Philippians 2: Humility and Work

Philippians 2 divides itself nicely into three sections, although of unequal lengths.

1)  Paul urges the Philippians to humility by reminding them, via a hymn, of the ultimate humility of Christ.

2)  He urges them to work and sacrifice without complaint as a result of the humility Christ engenders in them.

3)  He introduces and commends Timothy to them and announces he is sending Epaphroditus home as well.


This is a hard subject because all of us are looking for the payoff, the quid quo pro.  God if I do stuff for you, or if I live in a manner to your liking, what’s in it for me.  But Jesus didn’t work that way.  He was obedient to God not because of what God could do for Him, but because Jesus loved God more than He loved any of the things God could do for Him.

How cool would it be to be the creator of the universe.  To be God.  If that were us would we behave like Bruce Almighty or like Jesus.  Would we fall in love with what we were and what we could do, or fall in love with God?

We do that every day – fall in love with ourselves.  We like to hear ourselves talk and what we like to talk about most is us.  Or our stuff.  Or our kids. Or our kids kids.  You get the idea, we are full of us.

But Jesus was so in love with God that he gave up all the stuff that was his by right of birth because God said he should.  Instead of making himself look like God, as he was, he took the form of a man.  And not just any many, a man condemned to die it the cruelest way imaginable.

In the fullest expression of the Christian Paradox, Christ gave up literally everything (the answer to everything is not 42, but Jesus did give up Life, the Universe and Everything) at the father’s command.  And because He gave up everything, He received everything.


“Therefore God exalted him to the highest place
and gave him the name that is above every name,
that at the name of Jesus every knee should bow,
in heaven and on earth and under the earth,
and every tongue confess that Jesus Christ is Lord,
to the glory of God the Father.”

Note two things about what Jesus received from the Father:

  1. He did not initiate the gift nor was God trapped into giving it to Him.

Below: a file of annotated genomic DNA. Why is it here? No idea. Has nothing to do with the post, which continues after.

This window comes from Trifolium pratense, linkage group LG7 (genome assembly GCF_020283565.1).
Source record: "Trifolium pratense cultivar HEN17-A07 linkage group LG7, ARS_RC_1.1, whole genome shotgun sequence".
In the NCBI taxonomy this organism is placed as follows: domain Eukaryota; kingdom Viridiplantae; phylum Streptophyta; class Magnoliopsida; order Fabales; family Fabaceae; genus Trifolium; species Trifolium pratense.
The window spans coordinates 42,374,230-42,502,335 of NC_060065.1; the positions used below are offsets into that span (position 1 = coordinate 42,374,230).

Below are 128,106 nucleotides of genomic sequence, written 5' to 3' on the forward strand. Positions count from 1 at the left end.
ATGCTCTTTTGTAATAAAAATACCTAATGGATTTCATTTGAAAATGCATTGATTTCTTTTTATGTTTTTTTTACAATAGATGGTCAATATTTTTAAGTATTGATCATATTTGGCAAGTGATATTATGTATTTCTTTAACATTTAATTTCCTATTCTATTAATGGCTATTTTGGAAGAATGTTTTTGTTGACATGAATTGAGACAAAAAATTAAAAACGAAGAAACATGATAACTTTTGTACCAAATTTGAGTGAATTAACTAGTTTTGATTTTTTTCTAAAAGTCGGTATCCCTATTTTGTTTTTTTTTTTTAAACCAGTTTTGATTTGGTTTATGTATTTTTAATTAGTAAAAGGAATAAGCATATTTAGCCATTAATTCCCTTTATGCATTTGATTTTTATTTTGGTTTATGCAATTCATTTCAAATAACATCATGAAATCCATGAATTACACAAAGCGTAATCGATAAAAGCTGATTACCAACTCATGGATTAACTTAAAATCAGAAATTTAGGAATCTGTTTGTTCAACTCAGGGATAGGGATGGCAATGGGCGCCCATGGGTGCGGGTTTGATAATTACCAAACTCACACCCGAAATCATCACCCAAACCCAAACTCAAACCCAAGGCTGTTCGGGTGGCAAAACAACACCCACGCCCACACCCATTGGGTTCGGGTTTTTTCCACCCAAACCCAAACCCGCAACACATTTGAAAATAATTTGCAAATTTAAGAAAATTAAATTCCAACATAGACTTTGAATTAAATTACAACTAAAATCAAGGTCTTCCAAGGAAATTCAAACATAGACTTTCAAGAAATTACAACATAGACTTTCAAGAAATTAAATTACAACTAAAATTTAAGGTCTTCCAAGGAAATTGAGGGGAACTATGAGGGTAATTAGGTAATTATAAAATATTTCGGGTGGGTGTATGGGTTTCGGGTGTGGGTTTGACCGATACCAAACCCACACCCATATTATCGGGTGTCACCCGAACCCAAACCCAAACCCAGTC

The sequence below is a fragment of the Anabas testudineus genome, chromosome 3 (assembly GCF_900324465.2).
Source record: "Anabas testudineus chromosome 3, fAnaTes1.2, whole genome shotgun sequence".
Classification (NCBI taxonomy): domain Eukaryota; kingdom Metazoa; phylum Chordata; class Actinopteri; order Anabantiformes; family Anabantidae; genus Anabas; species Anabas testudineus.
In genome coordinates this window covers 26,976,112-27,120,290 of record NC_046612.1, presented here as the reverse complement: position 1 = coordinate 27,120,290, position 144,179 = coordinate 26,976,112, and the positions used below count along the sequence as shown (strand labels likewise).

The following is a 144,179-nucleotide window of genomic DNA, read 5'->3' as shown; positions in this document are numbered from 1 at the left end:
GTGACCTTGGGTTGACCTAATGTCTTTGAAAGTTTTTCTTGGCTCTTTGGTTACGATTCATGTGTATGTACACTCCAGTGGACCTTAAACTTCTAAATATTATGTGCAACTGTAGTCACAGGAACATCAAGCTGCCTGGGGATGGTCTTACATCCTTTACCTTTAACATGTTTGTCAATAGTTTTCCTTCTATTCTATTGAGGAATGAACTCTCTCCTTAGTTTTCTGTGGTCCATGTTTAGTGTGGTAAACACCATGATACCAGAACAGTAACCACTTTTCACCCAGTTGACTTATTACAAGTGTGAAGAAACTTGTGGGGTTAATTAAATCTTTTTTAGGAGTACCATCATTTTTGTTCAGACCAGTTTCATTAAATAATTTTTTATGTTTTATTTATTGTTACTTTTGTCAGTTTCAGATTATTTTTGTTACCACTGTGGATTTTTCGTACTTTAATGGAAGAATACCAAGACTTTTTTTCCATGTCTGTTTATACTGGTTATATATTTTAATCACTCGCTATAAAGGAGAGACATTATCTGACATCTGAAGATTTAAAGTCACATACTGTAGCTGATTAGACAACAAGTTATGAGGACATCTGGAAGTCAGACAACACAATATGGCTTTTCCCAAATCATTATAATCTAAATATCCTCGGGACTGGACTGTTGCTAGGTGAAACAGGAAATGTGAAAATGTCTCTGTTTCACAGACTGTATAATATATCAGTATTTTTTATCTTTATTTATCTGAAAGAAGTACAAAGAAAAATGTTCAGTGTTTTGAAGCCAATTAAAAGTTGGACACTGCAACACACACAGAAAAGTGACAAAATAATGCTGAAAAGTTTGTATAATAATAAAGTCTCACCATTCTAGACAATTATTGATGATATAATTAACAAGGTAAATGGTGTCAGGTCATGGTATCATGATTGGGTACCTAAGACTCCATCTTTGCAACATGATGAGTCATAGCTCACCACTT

2. It was given to glorify God or to the glory of God  as the text says.


This concept is a little, but just a little, simpler.  As a result of Christ’s humility, and because of our desire to imitate Him, work.  I think its like toys at Chirstmas; its not “batteries not included”, but it is “some assembly required”.  God provides us with salvation that is complete, we have everything we need from Him, all the parts were in the box.  But we have to make sense of it in our own lives, we have to “work out” the practical consequences of being saved.

Paul suggests, or rather more than suggests, what some of those practical consequences are, that you’ll work without complaining or arguing.  Now as a denomination if there is anything we have down to a science its complaining and arguing. As far as I can tell we’ve gone out of our way to structure our churches to maximize the possibilities for complaining and arguing.

This strikes home for me because grousing is my natural state and arguing, why I’ve been told I could do that with a fence post.  Paul says that if I want to “shine like the stars in the universe” I’ll find a way to not do that.  I have to say I haven’t been shining much lately.

As an echo of the manner in which Jesus gave up everything, Paul talks about “being poured out like a drink offering on the sacrifice and service coming from your faith”.  The drink offering was an adjunct offering for both the Jews and the pagans, something done before or with, but inferior to the main sacrifice.

Timothy and Epaphroditus

Paul follows his thoughts about humility and work in his description of Timothy who apparently is one who has proven to care more for the interests of Jesus Christ than his own.  Paul intends to send Timothy to the Philippians as soon as his own fate is known.

But Epaphroditus he is sending back right away (likely with the return post).  Apparently Epaphroditus has fallen ill, perhaps on his journey over, perhaps while in Rome.  In any event he nearly died but God spared him, Paul believes, to spare Paul additional sorrow.  And again Paul stresses how Epaphroditus worked for Christ, at the risk of his life, to serve Paul for Christ’s sake when the Philippians could not.

Some questions:

  1. What are we willing to give up for the love of God?
  2. What does working out our salvation mean to you?